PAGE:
Today I’ve decided to focus on* one thing that could be messing up* your English writing, again and again without you even noticing it!
- The system to start correcting your own writing mistakes.
- The Answer to the Batman story prepositions from the last blog article.
- A quick English quiz.
- Vocabulary reference notes in purple throughout.
Stop making the same mistakes every time you write!
Speaking as a teacher, I hate seeing the same mistakes in every piece of writing from each student every week. Having to write the correction which I already corrected and gave back to them week after week is useless if they never look at the paper again. Because of this, a few years ago I started a system and it has worked well for my students. Even they say it has really helped.
This system tries to make the student more aware* of their habitual*mistakes, make them notice their mistakes, make them autocorrect themselves and hopefully not even write down that mistake because they are autocorrecting themselves as they are thinking about what to write.
How I correct your homework
When your teacher reads through your essays and writing pieces, whatever your level, they look for various different things.
- Is it is understandable with a clear message?
- Is it legible*?
- Is it well structured*?
- Is it answering the purpose requested*? By your boss, or the exam question…
- Are there repetitions of the same word many times?
- Is it written in the correct degree of formality? Or informality?
- Are there mistakes in the English. E.g. grammar, spelling, conjunctions*, punctuation, correct tenses, correct use of vocabulary, and more.
The mistakes we are working on with this system are usually in the final point of this list, but it could work with all types.
Let’s look at the correcting process and then how it can be used with this system.
A student’s writing (this is an example written by me).
Check you can understand the basic ideas they want to express.
Underline the mistakes and note where the missing words are.
Try to categorize the errors using initials or symbols.
Here are some of the symbols and initials I use:
There are official proof-reading* symbols that book editors and proof-readers use.
Click here if you would like to read more about book/newspaper proofreading.
If your teacher just writes the correct word or tense on your writing you can write the type of error on your paper yourself after.
Now it is your turn.
My Writing Mistakes Sheet or Sheets
First you need to set up a few of these papers and keep them together.
1) Transfer your error, types and correction to your Writing Mistakes Sheet, with the date and name of the piece of writing.
2) Paper clip all your writing papers together and attach the Writing Mistake sheets to them. I know it is tempting to just throw those corrected papers away but don’t! Always keep them together. They are great for reference. You will also be able to see how much your writing has improved.
3) Identify your types of error and whether you are making the same type of mistake again and again.
4) Next time you are going to start writing in English, take out your Writing mistake sheets and read through your errors before you start writing. Now do your writing. After writing look back at your Writing Mistake sheet and check you haven’t make any of those mistakes again. If you have then correct yourself.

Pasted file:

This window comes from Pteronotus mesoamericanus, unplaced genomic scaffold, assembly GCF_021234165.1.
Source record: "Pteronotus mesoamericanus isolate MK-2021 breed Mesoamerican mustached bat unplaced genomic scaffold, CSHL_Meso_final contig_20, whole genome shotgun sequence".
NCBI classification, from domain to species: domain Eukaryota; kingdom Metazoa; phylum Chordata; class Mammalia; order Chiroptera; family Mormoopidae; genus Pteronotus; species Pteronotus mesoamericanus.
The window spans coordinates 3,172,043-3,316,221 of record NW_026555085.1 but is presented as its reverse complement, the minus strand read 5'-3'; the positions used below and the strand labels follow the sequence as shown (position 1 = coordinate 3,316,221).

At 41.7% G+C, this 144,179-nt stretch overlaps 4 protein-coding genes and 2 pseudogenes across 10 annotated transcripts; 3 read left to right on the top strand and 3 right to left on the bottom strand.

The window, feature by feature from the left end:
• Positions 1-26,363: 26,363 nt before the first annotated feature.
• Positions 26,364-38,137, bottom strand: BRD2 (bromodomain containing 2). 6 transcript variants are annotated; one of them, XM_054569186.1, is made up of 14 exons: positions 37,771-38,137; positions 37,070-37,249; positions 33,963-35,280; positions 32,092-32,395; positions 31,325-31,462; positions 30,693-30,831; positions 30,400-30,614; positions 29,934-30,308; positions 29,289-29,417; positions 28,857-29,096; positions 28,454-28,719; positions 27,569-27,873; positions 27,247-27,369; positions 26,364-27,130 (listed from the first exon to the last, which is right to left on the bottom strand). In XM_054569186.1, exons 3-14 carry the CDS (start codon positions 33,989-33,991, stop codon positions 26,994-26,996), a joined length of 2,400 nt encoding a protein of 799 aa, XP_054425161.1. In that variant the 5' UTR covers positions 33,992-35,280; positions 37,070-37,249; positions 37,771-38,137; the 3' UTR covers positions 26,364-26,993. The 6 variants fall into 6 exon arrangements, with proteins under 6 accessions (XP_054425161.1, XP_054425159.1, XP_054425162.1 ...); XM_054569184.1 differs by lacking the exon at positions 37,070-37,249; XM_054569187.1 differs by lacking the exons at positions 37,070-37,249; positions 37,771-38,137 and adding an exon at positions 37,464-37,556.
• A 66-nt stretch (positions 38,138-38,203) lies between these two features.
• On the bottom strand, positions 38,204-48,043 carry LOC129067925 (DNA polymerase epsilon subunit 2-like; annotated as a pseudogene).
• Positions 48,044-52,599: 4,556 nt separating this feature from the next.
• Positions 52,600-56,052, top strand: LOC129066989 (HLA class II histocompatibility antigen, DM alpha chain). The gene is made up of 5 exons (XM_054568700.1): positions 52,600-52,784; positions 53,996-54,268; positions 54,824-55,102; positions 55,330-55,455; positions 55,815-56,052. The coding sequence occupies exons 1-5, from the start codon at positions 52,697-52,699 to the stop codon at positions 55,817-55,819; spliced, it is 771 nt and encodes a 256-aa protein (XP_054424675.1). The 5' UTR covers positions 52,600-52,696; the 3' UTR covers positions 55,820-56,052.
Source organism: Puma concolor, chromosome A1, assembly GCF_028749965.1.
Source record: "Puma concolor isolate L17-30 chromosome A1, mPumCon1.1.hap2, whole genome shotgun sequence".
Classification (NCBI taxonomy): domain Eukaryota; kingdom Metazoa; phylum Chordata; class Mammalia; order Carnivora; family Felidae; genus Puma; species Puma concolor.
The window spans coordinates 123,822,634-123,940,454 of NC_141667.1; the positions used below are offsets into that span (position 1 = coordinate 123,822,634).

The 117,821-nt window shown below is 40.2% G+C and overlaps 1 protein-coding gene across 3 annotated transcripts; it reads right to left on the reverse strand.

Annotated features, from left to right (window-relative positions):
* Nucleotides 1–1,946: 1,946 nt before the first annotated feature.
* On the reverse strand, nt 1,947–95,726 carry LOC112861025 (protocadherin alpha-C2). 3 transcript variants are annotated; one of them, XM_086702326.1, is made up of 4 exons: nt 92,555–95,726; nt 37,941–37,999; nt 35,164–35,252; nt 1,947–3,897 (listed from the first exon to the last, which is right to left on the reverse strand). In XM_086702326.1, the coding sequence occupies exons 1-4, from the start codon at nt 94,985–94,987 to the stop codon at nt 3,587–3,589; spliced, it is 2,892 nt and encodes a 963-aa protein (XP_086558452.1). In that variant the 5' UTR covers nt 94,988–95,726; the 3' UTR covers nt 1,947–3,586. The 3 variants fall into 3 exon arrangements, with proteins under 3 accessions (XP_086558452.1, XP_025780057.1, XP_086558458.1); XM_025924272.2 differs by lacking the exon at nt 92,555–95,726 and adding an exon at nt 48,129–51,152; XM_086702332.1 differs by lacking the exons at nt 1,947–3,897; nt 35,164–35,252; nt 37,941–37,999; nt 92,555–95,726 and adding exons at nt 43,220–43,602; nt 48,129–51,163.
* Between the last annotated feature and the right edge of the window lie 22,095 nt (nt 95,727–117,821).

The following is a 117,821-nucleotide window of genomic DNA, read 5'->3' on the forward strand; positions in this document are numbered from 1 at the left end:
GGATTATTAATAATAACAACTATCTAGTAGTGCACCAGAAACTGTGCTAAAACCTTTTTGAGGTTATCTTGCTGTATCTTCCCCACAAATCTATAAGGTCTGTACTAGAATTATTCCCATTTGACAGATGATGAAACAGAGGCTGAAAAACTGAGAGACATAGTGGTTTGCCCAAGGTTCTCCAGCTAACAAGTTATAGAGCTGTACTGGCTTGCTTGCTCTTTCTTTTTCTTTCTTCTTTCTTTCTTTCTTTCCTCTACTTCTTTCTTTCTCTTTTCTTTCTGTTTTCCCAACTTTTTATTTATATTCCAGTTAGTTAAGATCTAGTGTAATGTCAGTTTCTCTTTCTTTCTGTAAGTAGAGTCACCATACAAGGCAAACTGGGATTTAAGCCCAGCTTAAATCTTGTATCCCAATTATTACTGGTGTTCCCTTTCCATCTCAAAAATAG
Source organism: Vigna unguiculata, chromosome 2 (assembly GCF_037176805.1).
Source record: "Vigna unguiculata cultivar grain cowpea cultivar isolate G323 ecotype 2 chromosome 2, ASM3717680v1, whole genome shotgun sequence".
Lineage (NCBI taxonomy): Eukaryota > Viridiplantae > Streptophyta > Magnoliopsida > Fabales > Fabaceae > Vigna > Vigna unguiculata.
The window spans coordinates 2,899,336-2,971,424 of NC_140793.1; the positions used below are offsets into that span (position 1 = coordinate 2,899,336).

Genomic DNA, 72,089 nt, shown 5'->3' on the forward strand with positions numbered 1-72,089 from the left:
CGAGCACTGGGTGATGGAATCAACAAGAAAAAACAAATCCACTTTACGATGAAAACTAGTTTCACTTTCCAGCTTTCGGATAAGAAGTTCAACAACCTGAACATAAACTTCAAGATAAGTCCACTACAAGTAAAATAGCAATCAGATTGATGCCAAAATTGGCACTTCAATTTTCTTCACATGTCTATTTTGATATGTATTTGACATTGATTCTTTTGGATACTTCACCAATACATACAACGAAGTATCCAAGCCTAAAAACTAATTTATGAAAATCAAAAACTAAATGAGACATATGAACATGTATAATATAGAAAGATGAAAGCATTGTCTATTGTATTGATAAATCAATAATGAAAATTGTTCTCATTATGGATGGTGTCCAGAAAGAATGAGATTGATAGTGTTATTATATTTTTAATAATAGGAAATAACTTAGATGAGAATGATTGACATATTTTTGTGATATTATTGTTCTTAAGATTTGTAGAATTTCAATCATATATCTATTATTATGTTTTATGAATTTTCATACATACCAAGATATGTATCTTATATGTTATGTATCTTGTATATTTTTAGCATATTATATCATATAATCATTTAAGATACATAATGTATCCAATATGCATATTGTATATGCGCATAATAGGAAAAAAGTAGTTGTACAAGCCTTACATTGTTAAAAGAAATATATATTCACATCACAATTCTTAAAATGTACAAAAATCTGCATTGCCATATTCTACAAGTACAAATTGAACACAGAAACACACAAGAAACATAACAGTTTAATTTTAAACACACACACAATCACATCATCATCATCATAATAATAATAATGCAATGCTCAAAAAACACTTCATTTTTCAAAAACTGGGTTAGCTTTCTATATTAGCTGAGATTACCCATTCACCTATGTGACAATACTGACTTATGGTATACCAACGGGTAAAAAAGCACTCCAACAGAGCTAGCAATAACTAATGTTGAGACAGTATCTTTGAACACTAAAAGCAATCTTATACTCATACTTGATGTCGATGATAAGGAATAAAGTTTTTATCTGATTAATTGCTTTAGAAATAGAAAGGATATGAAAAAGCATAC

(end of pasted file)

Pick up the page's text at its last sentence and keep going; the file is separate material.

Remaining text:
5) Repeat the whole process with your next piece of corrected writing. Add the mistakes onto the same Writing mistakes sheet or on the back or onto the next one attached with a staple. Review your new mistakes and see if you have repeated any of the same ones as before. If you have then circle those repeated mistakes in red or highlight them.
This process of up-dating your Writing mistakes sheets, reading though it before you start reading and then using it to correct your future piece of writing can sound time consuming* but you will find it becomes a habit and you will start to autocorrect yourself on your usual mistake quite quickly. I mean within 6 months – it isn’t a miracle tip! But it definitely does work!
- focus on = pay more attention to.
- mess up = to spoil, make it bad.
- to be aware of something = to know it exists.
- habitual = usual, by habit.
- legible =readable.
- well structures = in sentences, paragraphs, in a logical order.
- the purpose requested = the reason you were asked to write it.
- conjunctions = joining words.
- proof-reading = checking for errors in written material before it is published.
- Time-consuming = it takes a lot of time to do.
- Caption = add a relevant comment or a subheading to
The answers to last weeks Batman and Catwoman prepositions story.
Click here to go to the original article and quiz.
Have a great week and if you feel like looking at more English go see my:
Twitter KimGriffths English,
Pinterest Kim Griffiths English
And of course if you like them you could follow or subscribe to me!
❓This week’s Quiz❓
Congratulations ___your wedding!
What is the name of this symbol :
What is the opposite of messy?
4. General knowledge.
Did England’s King Henry VIII have all his wives killed?
5. Correct the mistake.
Yes, I’m agree.
6. Phrasal verb.
What phrasal verb means to change into clothes in a clothes shop changing room to find out if they fit you?
7. Caption* this gif. in English! The funnier the better! Put your captions for the gif in the comments below!
Are you going to set up your Writing mistakes pages? It takes a little time to keep up-to-date but the results I’ve seen are very very good!
Remember to subscribe here to get regular English tips and lessons for free.
Have fun this week and try to practice your English!
[…] Click here to see last weeks quiz and article […]